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New research led by Department of Physiology, Anatomy & Genetics researcher Dr Kerstin Timm shows that a recently developed imaging technique can detect early metabolic changes in the heart caused by a commonly used chemotherapy drug, which is known to increase risk of heart failure in cancer survivors.

Illustration of a human heart

Chemotherapy has greatly improved cancer survival rates, especially in breast cancer patients. However, some chemotherapeutic drugs such as doxorubicin have side effects on the heart, and 5-10% of cancer survivors develop heart failure as a consequence of their cancer treatment. Unfortunately, it is not currently possible to predict which patient will suffer long-term heart problems due to their cancer therapy.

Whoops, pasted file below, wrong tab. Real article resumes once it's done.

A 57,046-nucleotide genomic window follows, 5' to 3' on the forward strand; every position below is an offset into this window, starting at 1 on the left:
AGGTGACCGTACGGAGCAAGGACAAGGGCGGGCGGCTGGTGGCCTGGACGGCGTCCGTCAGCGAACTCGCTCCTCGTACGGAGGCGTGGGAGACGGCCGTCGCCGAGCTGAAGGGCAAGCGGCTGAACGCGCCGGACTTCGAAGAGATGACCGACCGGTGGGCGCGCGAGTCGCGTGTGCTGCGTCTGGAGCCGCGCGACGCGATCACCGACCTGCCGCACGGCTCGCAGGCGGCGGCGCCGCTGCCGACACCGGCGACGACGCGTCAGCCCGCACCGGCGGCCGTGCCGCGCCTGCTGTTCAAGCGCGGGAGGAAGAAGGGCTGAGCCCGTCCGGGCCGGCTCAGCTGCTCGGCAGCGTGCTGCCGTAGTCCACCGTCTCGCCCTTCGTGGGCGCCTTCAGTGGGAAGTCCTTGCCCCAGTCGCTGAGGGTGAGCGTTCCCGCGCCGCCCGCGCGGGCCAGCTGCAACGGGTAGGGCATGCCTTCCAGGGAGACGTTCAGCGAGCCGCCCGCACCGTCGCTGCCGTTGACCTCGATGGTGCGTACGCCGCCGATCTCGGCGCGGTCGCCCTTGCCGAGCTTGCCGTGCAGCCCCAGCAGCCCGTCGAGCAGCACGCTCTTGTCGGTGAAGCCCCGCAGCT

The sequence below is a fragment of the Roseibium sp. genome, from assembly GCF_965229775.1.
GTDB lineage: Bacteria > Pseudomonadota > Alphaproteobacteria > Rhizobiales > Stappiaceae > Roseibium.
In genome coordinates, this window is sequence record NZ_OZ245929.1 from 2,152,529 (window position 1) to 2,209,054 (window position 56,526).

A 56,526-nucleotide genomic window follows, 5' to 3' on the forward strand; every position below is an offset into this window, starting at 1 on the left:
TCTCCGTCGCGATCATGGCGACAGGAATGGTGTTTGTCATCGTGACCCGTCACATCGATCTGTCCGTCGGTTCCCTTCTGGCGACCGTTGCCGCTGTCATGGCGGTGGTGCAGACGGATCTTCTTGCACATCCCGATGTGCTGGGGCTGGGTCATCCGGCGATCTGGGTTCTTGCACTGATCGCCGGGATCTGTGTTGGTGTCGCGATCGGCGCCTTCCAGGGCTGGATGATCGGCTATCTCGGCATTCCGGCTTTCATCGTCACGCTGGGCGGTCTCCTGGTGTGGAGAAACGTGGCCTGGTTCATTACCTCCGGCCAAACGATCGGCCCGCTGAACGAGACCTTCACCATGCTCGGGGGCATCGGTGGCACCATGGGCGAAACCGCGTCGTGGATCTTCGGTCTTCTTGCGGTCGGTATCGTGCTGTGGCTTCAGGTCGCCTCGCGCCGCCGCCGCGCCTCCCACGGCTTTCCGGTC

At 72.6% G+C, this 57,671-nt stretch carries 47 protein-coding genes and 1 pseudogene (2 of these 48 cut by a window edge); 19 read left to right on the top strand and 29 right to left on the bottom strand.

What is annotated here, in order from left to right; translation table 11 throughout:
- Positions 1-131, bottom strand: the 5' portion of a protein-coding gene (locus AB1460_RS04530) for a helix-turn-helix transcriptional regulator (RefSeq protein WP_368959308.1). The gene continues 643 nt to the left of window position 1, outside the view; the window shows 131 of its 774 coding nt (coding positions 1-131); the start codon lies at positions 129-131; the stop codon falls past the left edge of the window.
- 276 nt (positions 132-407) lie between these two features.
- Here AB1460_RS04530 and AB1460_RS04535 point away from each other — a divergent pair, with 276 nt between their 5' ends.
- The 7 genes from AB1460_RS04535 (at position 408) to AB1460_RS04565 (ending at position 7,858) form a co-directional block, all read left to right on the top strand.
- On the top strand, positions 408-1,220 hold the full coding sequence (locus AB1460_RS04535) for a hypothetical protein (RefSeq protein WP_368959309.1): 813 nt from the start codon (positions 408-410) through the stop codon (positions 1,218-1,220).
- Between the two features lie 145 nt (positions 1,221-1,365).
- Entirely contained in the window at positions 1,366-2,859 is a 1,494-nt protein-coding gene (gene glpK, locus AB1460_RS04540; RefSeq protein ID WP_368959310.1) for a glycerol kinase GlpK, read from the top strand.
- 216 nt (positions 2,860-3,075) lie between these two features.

An imaging tool to screen patients regularly to check for early signs of toxicity on the heart is therefore desirable to detect any changes early and intervene with appropriate treatment. However, current clinical imaging is limited to detection of cardiac dysfunction, not prior toxic events. A recently developed imaging technique called “Hyperpolarized 13C Magnetic Resonance Imaging” allows us to assess real-time metabolic fluxes in vivo, and may therefore provide the ability to detect changes in mitochondrial metabolism and function in the doxorubicin treated heart. This technique has been pioneered in the UK in both the rodent and human heart by Professor Damian Tyler’s lab.  

The full story is available on the Department of Physiology, Anatomy & Genetics website

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